Comparing 2-D and 3-D Instructional Methods for Teaching Laryngeal Anatomy Concepts
Beck, Katie M.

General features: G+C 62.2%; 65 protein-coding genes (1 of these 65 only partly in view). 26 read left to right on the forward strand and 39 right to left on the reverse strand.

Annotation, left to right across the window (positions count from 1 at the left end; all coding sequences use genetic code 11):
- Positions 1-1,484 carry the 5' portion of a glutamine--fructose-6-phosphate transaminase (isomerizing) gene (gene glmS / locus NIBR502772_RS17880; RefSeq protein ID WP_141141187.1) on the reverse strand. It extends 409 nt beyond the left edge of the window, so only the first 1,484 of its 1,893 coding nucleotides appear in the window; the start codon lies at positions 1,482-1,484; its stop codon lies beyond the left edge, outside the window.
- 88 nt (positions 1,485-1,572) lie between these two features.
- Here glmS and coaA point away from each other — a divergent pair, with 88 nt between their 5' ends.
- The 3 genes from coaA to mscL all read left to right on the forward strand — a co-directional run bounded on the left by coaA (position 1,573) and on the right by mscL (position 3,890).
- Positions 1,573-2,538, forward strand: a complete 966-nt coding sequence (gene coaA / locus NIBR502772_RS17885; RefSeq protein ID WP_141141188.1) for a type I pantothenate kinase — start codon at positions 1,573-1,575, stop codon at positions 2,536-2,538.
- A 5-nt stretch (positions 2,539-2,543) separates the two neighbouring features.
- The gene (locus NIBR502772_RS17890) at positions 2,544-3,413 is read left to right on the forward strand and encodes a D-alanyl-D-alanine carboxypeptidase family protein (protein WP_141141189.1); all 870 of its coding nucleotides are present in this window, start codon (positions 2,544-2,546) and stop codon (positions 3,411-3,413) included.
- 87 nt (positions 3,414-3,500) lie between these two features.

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The current study focused on the various ways undergraduate students learn laryngeal anatomy. The purpose of the study was to examine the effectiveness of three different teaching modalities: 2-D images, 3-D models, and prosected pig larynges. Freshmen and sophomore-level students majoring in communication sciences and disorders at the University of Wisconsin-Eau Claire were chosen because they have limited knowledge of laryngeal anatomy, helping to decrease prior knowledge as a confounding variable. Each participant completed a two-part pre-test including a live model and a stroboscopic image. The first portion of the pre-test required participants to identify laryngeal landmarks numbered on the neck of a live model. Students were first asked to identify the numbers through free recall, followed by cued recall, and then using a word bank. The participants then identified numbers on a stroboscopic still image through the same process. Students were randomly placed into one of three groups: 2-D images, 3-D models, or prosected pig larynges. Two days after the pre-test, they attended a learning session in which they were taught laryngeal anatomy through the use of their assigned modality. The researcher followed a script to ensure that each group received the same instruction. Instruction lasted for fifteen minutes and the students had 30 minutes to study on their own. The post-test was identical to the pre-test. Change scores were calculated from individuals' pre-test and post-test scores, with comparisons made using a repeated-measures ANOVA for teaching modality, type of test, and type of cuing. The students assigned to the physical models modality showed the most improvement from pre- to post-test. Overall, each group performed better on the stroboscopic still image portion of the post test. For undergraduate students learning laryngeal anatomy, 3-D physical models may be the most effective method.